This technology enables ceiling lights to act like an indoor GPS and transmit their location through a modulation of the light
Philips Lighting has announced the first application of an autonomous, indoor drone that uses its Visible Light Communication (VLC technology) to navigate.
The drone, developed by Blue Jay, a team of 16 top students from different faculties across the Eindhoven University of Technology, was demonstrated at Maxima Medical Centre, the largest medical campus in the south-eastern Netherlands.
The drone uses Philips Lighting’s technology to pinpoint its location and navigate and act autonomously. This technology enables ceiling lights to act like an indoor GPS and transmit their location through a modulation of the light which is imperceptible to the human eye, but detectable by smart devices such as drones.
The wireless operation between the drone and its ground station is made possible by communication technology from NXP.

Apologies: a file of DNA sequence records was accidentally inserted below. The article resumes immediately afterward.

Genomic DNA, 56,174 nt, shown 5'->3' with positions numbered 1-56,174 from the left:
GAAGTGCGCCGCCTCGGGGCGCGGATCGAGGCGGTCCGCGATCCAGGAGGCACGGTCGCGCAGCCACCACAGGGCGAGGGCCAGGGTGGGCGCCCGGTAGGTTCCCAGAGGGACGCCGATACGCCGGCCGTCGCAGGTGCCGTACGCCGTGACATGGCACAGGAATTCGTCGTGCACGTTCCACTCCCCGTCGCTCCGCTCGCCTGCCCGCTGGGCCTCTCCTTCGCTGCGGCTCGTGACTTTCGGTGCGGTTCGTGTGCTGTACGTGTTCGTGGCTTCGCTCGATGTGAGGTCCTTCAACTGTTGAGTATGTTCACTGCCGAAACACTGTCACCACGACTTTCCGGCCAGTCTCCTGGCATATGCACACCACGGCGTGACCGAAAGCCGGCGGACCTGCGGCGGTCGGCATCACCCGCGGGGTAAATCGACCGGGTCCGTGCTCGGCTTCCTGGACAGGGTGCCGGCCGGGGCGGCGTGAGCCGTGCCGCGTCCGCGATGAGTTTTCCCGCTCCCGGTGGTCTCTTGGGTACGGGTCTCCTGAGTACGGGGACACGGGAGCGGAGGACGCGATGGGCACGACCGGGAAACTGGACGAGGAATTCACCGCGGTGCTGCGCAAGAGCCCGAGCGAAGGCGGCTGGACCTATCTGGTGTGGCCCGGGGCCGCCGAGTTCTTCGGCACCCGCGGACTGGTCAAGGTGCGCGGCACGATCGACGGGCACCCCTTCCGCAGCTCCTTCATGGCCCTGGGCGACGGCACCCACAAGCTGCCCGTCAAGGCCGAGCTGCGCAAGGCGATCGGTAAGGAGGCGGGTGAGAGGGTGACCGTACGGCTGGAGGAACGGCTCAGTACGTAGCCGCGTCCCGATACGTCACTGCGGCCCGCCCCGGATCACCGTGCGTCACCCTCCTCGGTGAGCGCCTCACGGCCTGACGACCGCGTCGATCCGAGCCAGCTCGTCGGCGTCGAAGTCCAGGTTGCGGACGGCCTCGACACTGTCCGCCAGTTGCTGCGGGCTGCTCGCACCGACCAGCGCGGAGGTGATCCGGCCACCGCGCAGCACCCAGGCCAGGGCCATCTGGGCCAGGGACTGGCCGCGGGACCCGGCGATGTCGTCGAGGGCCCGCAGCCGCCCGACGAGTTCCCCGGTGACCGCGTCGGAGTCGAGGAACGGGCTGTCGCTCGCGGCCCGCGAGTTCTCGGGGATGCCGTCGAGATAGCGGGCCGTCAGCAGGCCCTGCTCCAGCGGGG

Blue Jay’s first autonomous, domestic drone claims to go beyond serving you a coffee and showed that it can play a game of tic-tac-toe with children who communicate with the drone through hand gestures. Additionally, the drone can pick up and deliver objects to a location to assist the less mobile.
Blue Jay established the world’s first Drone Café, a temporary café which had drones picking up and delivering items to tables, navigating by VLC. As well as Philips Lighting, partners of Blue Jay are TU/E, NXP and Fourtress. The camera on the drone does not record so no personal data is collected.
Philips VLC is privacy protected and will not ask nor store any personal data. Each light fixture is using one-way transmission of a luminaire ID or code to the drone using VLC. Philips Lighting has visualised drones and droids serving customers in its 2030 Smart City Life virtual reality video.
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